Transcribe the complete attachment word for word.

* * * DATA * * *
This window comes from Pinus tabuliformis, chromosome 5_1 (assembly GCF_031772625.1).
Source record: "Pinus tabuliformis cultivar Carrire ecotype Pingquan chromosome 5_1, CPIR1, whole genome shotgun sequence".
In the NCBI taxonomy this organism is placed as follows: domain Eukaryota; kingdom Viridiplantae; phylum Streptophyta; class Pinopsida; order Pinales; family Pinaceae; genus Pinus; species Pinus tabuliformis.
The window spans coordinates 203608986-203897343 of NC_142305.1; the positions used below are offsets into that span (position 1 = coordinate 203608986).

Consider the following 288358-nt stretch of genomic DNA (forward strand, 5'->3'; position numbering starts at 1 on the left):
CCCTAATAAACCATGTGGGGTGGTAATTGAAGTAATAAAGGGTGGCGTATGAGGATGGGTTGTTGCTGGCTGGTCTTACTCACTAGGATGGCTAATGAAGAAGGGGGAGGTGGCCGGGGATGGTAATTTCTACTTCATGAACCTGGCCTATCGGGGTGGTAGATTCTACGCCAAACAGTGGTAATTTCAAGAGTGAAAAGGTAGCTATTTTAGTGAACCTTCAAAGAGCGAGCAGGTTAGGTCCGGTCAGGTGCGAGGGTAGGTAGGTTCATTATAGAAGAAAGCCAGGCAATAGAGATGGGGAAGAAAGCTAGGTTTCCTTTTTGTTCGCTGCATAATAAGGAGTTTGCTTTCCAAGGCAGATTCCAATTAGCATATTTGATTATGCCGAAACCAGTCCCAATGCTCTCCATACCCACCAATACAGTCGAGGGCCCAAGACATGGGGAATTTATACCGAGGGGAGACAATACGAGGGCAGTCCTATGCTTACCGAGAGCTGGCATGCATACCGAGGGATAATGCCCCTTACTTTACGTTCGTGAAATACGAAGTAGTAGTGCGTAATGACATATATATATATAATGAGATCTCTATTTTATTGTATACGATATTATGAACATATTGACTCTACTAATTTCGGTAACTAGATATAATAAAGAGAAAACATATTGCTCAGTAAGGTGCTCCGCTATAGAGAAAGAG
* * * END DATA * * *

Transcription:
This window comes from Pinus tabuliformis, chromosome 5_1 (assembly GCF_031772625.1).
Source record: "Pinus tabuliformis cultivar Carrire ecotype Pingquan chromosome 5_1, CPIR1, whole genome shotgun sequence".
In the NCBI taxonomy this organism is placed as follows: domain Eukaryota; kingdom Viridiplantae; phylum Streptophyta; class Pinopsida; order Pinales; family Pinaceae; genus Pinus; species Pinus tabuliformis.
The window spans coordinates 203608986-203897343 of NC_142305.1; the positions used below are offsets into that span (position 1 = coordinate 203608986).

Consider the following 288358-nt stretch of genomic DNA (forward strand, 5'->3'; position numbering starts at 1 on the left):
CCCTAATAAACCATGTGGGGTGGTAATTGAAGTAATAAAGGGTGGCGTATGAGGATGGGTTGTTGCTGGCTGGTCTTACTCACTAGGATGGCTAATGAAGAAGGGGGAGGTGGCCGGGGATGGTAATTTCTACTTCATGAACCTGGCCTATCGGGGTGGTAGATTCTACGCCAAACAGTGGTAATTTCAAGAGTGAAAAGGTAGCTATTTTAGTGAACCTTCAAAGAGCGAGCAGGTTAGGTCCGGTCAGGTGCGAGGGTAGGTAGGTTCATTATAGAAGAAAGCCAGGCAATAGAGATGGGGAAGAAAGCTAGGTTTCCTTTTTGTTCGCTGCATAATAAGGAGTTTGCTTTCCAAGGCAGATTCCAATTAGCATATTTGATTATGCCGAAACCAGTCCCAATGCTCTCCATACCCACCAATACAGTCGAGGGCCCAAGACATGGGGAATTTATACCGAGGGGAGACAATACGAGGGCAGTCCTATGCTTACCGAGAGCTGGCATGCATACCGAGGGATAATGCCCCTTACTTTACGTTCGTGAAATACGAAGTAGTAGTGCGTAATGACATATATATATATAATGAGATCTCTATTTTATTGTATACGATATTATGAACATATTGACTCTACTAATTTCGGTAACTAGATATAATAAAGAGAAAACATATTGCTCAGTAAGGTGCTCCGCTATAGAGAAAGAG